30. Wireless LAN Applications: Healthcare (continued) • Documentation process takes place at bedside where care delivered • Improves accuracy • Hospital personnel have real-time access to latest medication and patient status information • Wireless technology also used in other medical areas: • e.g., video pills CWNA Guide to Wireless LANs, Second Edition

  31. Wireless LAN Applications: Healthcare (continued) Figure 1-12: Video pill CWNA Guide to Wireless LANs, Second Edition

  32. Wireless Advantages and Disadvantages: Advantages • Mobility: Primary advantage of wireless technology • Enables individuals to use devices no matter where users roam within range of network • Increasingly mobile workforce is characteristic of today’s business world • WLANs give mobile workers freedom while allowing them to access network resources • “Flatter” organizations: WLANs give team-based workers ability to access network resources needed while collaborating in team environment CWNA Guide to Wireless LANs, Second Edition

  33. Wireless Advantages and Disadvantages: Advantages (continued) • Easier and Less Expensive Installation: Installing network cabling in older buildings difficult and costly • Wireless LAN is ideal solution • Eliminating need for cabling results in cost savings • Significant time savings as well • Allows offices to reorganize easily • Increased Reliability: Wireless LAN technology eliminates certain types of cable failures and increases overall network reliability CWNA Guide to Wireless LANs, Second Edition

  34. Wireless Advantages and Disadvantages: Advantages (continued) • Disaster Recovery: Documented disaster recovery plan vital to every business • Hot site: Off-site facility that can run business’s operations if primary site is not available • Generally maintained by third party • Expensive • Cold site: Customer provides and installs equipment • Many businesses use cold sites and WLANs as major piece of disaster recovery plan • No consideration given to network cabling CWNA Guide to Wireless LANs, Second Edition

  35. Wireless Advantages and Disadvantages: Disadvantages • Security: Wireless signals broadcast in open air • Security for wireless LANs is prime concern • Unauthorized users might access network • War driving • Attackers might view transmitted data • Employees could install rogue access points • Attackers could easily crack existing wireless security • Older wireless products have very weak security features CWNA Guide to Wireless LANs, Second Edition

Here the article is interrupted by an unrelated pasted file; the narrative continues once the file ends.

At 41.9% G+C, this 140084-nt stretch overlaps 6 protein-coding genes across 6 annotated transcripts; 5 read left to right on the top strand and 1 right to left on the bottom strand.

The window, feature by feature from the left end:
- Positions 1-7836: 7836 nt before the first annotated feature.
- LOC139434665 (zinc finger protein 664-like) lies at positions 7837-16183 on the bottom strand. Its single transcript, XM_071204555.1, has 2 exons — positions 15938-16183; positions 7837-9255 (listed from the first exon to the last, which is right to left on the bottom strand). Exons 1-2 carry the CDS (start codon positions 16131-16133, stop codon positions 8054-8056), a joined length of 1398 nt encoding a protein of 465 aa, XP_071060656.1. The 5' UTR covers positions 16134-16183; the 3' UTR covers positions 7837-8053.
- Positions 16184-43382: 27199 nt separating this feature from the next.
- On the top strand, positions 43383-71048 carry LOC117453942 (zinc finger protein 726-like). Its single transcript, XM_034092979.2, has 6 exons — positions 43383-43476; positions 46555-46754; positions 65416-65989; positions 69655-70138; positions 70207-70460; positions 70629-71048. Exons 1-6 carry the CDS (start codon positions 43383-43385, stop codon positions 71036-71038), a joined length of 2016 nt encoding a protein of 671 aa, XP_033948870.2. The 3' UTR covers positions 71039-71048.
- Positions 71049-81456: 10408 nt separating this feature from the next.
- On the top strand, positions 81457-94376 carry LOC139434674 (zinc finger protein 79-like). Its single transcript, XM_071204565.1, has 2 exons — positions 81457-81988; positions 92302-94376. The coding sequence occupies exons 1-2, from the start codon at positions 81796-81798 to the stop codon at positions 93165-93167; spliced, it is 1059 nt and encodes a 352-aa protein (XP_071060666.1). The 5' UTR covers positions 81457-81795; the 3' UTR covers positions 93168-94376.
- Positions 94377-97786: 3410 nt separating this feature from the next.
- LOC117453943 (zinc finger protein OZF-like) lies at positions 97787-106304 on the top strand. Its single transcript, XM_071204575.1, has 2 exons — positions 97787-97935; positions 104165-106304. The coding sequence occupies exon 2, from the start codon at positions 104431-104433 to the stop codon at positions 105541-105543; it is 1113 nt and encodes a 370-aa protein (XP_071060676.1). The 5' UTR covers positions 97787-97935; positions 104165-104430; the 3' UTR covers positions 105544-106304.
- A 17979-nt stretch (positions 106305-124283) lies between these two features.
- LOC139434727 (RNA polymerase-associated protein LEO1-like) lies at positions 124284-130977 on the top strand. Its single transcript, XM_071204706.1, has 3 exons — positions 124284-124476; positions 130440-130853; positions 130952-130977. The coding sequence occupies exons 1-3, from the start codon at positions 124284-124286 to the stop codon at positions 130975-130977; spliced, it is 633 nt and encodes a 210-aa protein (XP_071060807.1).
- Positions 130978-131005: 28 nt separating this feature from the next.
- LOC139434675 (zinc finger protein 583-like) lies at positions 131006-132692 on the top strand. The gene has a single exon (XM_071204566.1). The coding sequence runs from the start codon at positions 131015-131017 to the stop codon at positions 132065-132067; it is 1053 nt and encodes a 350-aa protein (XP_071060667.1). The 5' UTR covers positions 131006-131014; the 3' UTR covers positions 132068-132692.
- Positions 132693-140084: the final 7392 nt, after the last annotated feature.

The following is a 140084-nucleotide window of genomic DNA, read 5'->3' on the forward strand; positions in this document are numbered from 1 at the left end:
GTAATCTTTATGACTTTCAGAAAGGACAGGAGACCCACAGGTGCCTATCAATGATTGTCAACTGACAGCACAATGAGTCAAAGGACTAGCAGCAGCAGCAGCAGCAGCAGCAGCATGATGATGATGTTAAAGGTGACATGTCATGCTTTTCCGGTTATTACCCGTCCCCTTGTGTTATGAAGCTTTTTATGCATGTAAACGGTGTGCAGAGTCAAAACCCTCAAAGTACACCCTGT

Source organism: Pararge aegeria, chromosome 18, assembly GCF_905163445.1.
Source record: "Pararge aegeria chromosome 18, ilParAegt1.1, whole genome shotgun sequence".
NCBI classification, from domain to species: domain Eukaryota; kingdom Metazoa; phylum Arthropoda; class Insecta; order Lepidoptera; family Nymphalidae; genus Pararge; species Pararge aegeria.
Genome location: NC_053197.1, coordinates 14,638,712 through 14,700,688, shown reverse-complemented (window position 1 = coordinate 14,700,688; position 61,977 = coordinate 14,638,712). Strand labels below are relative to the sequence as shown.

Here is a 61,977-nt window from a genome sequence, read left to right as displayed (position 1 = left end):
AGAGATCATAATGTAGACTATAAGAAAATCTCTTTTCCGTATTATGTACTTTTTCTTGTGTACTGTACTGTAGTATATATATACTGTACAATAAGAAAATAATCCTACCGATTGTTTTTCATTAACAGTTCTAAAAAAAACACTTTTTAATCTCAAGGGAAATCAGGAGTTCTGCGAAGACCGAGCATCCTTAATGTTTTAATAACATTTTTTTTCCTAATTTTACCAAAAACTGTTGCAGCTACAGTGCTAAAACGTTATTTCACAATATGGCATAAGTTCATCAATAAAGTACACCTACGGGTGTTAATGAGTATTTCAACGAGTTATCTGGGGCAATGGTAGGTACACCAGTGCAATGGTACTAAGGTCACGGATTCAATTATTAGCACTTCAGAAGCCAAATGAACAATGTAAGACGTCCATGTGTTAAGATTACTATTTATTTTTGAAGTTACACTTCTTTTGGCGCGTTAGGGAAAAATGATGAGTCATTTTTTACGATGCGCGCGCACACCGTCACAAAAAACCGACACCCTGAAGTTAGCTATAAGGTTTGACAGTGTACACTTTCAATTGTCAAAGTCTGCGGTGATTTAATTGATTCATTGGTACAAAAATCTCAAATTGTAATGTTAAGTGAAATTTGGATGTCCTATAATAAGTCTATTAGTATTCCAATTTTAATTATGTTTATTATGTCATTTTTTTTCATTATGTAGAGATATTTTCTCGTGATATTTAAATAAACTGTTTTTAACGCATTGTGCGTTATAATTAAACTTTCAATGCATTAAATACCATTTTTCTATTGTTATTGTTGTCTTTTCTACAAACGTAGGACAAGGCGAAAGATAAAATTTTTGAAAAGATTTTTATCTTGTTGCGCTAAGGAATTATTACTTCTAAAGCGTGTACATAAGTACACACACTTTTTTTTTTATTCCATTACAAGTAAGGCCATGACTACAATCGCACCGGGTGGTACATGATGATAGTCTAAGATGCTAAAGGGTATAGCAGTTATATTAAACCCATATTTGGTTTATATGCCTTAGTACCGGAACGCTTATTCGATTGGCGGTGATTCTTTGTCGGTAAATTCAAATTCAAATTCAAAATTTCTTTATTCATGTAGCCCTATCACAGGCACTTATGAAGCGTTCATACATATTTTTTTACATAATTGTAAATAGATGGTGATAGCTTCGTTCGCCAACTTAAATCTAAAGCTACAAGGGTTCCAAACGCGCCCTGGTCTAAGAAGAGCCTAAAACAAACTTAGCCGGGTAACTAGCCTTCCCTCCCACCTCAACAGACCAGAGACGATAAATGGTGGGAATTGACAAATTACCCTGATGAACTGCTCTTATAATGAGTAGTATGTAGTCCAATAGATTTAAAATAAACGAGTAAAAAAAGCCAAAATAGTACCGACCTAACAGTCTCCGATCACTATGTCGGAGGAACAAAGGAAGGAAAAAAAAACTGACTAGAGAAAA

36. Wireless Advantages and Disadvantages: Disadvantages (continued) • Radio Signal Interference: Signals from other devices can disrupt wireless transmissions • Or wireless device may be source of interference for other devices • e.g., Microwave ovens, elevator motors, photocopying machines, theft protection devices, cordless telephones • Solution: Locate source of interference and remove • Health Risks: Wireless devices emit RF energy • Not known if or to what extent low levels of RF might cause adverse health effects CWNA Guide to Wireless LANs, Second Edition

  37. Summary • Wireless devices and technologies enable users to roam almost anywhere and remain connected to data and voice networks • A WLAN, also known as Wi-Fi, functions the same as a standard wired network except devices send radio frequency signals through the air instead of being connected to the network by cabling • Bluetooth devices communicate using small radio transceivers called radio modules that are built into microprocessor chips CWNA Guide to Wireless LANs, Second Edition

  38. Summary (continued) • Two popular technologies are WiMax and free space optics (FSO) • Handheld devices can send and receive wireless signals using the Global System for Mobile (GSM) communications technology • RFID tags function as electronic barcodes • Wireless personal area networks (WPANs) cover technologies where the transmission generally extends only a few meters or feet, whereas wireless local area networks (WLANs) are generally restricted to 112 meters (375 feet) CWNA Guide to Wireless LANs, Second Edition

  39. Summary (continued) • Wireless LAN applications can be found in industries in which employees need the freedom to conduct business without being confined to a specific location • Wireless LANs have significant advantages, including increased mobility, easier and less expensive network installations, increased network reliability, and disaster recovery • Some of the disadvantages of wireless LANs include security, radio signal interference, and health concerns CWNA Guide to Wireless LANs, Second Edition